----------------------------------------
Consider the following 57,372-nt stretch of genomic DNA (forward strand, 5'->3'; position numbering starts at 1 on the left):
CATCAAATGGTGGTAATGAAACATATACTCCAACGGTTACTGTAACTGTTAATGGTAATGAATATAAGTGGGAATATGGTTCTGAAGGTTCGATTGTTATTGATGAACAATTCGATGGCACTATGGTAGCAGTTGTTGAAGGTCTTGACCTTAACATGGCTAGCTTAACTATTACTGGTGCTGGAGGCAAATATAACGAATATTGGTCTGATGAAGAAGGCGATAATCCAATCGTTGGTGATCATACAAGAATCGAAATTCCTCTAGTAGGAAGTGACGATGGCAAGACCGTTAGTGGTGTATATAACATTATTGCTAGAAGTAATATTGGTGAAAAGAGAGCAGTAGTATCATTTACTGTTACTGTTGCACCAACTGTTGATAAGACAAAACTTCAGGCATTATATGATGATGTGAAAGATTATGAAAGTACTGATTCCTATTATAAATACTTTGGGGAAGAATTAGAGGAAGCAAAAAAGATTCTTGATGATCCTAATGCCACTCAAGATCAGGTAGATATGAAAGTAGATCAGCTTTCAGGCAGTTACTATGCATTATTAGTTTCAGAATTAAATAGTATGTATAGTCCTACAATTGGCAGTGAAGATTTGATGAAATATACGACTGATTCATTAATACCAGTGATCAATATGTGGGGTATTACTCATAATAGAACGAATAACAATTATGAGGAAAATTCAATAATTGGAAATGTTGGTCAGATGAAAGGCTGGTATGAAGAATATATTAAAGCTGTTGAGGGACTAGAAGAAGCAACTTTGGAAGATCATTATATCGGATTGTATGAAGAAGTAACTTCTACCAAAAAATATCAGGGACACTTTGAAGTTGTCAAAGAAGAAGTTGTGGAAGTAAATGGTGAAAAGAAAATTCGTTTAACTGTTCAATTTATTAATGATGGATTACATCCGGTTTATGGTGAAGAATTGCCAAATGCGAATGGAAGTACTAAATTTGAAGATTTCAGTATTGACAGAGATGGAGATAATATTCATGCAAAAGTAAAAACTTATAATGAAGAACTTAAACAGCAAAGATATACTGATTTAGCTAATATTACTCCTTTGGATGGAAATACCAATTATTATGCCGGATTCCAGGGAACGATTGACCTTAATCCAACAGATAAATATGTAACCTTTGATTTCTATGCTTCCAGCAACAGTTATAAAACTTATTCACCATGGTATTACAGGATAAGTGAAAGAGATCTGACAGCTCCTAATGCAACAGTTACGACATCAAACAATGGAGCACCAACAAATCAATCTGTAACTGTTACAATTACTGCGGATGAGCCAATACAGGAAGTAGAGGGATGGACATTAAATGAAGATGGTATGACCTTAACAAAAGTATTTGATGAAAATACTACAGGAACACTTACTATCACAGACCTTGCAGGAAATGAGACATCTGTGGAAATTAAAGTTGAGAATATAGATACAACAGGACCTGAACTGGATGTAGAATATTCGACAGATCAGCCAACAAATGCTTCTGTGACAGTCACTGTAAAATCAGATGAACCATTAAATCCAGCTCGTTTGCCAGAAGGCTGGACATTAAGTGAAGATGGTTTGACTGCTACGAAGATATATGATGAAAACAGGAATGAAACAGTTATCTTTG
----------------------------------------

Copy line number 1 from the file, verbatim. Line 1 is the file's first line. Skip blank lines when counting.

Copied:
Consider the following 57,372-nt stretch of genomic DNA (forward strand, 5'->3'; position numbering starts at 1 on the left):